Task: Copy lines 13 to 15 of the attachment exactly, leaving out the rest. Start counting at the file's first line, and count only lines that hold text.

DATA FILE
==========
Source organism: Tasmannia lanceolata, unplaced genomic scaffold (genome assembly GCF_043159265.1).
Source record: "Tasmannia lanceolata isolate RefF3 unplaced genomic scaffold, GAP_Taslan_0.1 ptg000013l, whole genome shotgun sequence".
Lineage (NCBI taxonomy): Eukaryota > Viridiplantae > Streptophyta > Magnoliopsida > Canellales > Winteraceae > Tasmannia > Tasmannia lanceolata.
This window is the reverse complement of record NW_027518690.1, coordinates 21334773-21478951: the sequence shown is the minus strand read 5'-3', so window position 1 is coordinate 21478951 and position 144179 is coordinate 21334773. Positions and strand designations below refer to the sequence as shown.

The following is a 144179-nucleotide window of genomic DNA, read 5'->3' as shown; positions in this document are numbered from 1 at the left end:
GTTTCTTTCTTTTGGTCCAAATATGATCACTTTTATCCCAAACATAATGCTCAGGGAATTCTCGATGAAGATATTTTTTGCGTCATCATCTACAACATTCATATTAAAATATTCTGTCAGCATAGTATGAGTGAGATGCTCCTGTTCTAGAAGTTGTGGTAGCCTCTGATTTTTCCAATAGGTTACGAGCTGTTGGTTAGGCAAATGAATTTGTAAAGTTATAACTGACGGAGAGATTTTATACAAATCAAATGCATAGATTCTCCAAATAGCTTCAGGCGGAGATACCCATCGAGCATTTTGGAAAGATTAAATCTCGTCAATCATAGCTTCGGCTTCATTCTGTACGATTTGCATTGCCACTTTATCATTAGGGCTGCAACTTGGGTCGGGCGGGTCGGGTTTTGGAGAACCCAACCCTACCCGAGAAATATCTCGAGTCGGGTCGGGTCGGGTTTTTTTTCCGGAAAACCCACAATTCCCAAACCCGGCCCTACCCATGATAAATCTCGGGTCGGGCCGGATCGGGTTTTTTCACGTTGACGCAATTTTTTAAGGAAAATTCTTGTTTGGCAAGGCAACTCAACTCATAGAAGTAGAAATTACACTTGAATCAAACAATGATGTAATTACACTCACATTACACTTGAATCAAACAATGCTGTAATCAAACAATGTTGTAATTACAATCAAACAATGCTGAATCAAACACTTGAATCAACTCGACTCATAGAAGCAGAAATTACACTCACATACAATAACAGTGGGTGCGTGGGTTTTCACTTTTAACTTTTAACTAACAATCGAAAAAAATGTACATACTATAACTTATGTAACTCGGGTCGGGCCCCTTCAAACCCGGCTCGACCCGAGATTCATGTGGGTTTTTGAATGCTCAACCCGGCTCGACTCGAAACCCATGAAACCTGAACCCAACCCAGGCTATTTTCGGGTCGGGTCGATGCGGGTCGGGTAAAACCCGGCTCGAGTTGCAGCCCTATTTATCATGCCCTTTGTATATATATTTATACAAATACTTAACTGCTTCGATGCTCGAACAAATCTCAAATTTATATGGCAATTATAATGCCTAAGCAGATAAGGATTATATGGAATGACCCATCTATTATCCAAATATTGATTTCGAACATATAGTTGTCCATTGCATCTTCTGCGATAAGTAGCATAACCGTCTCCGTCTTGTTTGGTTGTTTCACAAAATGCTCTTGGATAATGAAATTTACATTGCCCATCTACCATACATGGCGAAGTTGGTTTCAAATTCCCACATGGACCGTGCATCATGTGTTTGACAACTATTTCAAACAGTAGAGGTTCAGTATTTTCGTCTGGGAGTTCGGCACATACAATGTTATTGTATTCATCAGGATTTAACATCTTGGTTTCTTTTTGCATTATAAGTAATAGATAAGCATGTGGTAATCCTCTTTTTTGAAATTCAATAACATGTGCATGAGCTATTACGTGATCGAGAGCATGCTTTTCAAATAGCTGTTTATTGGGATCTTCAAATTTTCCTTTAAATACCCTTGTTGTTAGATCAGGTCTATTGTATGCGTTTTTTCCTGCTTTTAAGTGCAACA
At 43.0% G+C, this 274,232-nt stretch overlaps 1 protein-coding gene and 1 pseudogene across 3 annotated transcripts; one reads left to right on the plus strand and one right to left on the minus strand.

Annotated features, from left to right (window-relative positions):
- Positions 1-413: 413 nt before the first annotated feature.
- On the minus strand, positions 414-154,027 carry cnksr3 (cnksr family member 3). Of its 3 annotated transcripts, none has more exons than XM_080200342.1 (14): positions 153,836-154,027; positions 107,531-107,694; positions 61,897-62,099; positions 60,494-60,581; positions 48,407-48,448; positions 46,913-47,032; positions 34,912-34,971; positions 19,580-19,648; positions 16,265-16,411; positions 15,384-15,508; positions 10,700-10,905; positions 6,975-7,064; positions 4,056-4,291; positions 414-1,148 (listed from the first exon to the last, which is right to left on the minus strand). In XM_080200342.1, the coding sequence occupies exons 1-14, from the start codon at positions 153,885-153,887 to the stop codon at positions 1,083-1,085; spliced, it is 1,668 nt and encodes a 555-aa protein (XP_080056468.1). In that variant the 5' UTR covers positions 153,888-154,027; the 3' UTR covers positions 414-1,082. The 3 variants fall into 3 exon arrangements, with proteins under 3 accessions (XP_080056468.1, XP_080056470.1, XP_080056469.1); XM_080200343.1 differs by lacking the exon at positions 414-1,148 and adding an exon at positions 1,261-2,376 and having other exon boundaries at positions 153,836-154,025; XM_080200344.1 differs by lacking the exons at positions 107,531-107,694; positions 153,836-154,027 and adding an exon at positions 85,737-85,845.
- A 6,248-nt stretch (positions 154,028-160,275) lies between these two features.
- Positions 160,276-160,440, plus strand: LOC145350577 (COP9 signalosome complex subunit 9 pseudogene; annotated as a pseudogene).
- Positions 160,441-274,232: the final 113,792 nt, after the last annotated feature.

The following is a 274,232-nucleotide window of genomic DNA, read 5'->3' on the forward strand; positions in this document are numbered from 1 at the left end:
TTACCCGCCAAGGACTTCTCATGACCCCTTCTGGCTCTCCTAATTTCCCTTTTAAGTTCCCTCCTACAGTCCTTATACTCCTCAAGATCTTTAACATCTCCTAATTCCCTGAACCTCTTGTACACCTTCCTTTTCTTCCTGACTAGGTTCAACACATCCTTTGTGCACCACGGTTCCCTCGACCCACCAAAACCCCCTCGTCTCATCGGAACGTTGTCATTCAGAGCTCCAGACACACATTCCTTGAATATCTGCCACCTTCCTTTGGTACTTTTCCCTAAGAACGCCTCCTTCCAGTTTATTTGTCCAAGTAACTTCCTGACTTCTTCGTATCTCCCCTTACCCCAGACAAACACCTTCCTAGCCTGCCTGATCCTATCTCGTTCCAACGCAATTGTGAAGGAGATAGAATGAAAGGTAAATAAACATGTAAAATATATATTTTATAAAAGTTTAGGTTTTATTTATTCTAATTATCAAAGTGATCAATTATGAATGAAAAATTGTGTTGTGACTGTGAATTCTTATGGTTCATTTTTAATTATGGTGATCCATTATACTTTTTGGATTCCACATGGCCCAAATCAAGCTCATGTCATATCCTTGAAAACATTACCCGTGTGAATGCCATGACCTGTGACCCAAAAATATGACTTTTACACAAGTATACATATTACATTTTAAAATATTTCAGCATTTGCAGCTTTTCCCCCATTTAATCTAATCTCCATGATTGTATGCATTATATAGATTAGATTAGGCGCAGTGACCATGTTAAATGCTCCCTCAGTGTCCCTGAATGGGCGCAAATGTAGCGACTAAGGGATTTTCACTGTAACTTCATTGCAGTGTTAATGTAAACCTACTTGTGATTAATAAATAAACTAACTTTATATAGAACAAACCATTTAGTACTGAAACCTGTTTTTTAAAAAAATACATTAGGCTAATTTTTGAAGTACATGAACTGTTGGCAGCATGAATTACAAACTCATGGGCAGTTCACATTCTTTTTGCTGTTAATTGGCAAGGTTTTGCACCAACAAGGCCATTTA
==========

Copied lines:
- Positions 160,441-274,232: the final 113,792 nt, after the last annotated feature.

The following is a 274,232-nucleotide window of genomic DNA, read 5'->3' on the forward strand; positions in this document are numbered from 1 at the left end:
TTACCCGCCAAGGACTTCTCATGACCCCTTCTGGCTCTCCTAATTTCCCTTTTAAGTTCCCTCCTACAGTCCTTATACTCCTCAAGATCTTTAACATCTCCTAATTCCCTGAACCTCTTGTACACCTTCCTTTTCTTCCTGACTAGGTTCAACACATCCTTTGTGCACCACGGTTCCCTCGACCCACCAAAACCCCCTCGTCTCATCGGAACGTTGTCATTCAGAGCTCCAGACACACATTCCTTGAATATCTGCCACCTTCCTTTGGTACTTTTCCCTAAGAACGCCTCCTTCCAGTTTATTTGTCCAAGTAACTTCCTGACTTCTTCGTATCTCCCCTTACCCCAGACAAACACCTTCCTAGCCTGCCTGATCCTATCTCGTTCCAACGCAATTGTGAAGGAGATAGAATGAAAGGTAAATAAACATGTAAAATATATATTTTATAAAAGTTTAGGTTTTATTTATTCTAATTATCAAAGTGATCAATTATGAATGAAAAATTGTGTTGTGACTGTGAATTCTTATGGTTCATTTTTAATTATGGTGATCCATTATACTTTTTGGATTCCACATGGCCCAAATCAAGCTCATGTCATATCCTTGAAAACATTACCCGTGTGAATGCCATGACCTGTGACCCAAAAATATGACTTTTACACAAGTATACATATTACATTTTAAAATATTTCAGCATTTGCAGCTTTTCCCCCATTTAATCTAATCTCCATGATTGTATGCATTATATAGATTAGATTAGGCGCAGTGACCATGTTAAATGCTCCCTCAGTGTCCCTGAATGGGCGCAAATGTAGCGACTAAGGGATTTTCACTGTAACTTCATTGCAGTGTTAATGTAAACCTACTTGTGATTAATAAATAAACTAACTTTATATAGAACAAACCATTTAGTACTGAAACCTGTTTTTTAAAAAAATACATTAGGCTAATTTTTGAAGTACATGAACTGTTGGCAGCATGAATTACAAACTCATGGGCAGTTCACATTCTTTTTGCTGTTAATTGGCAAGGTTTTGCACCAACAAGGCCATTTA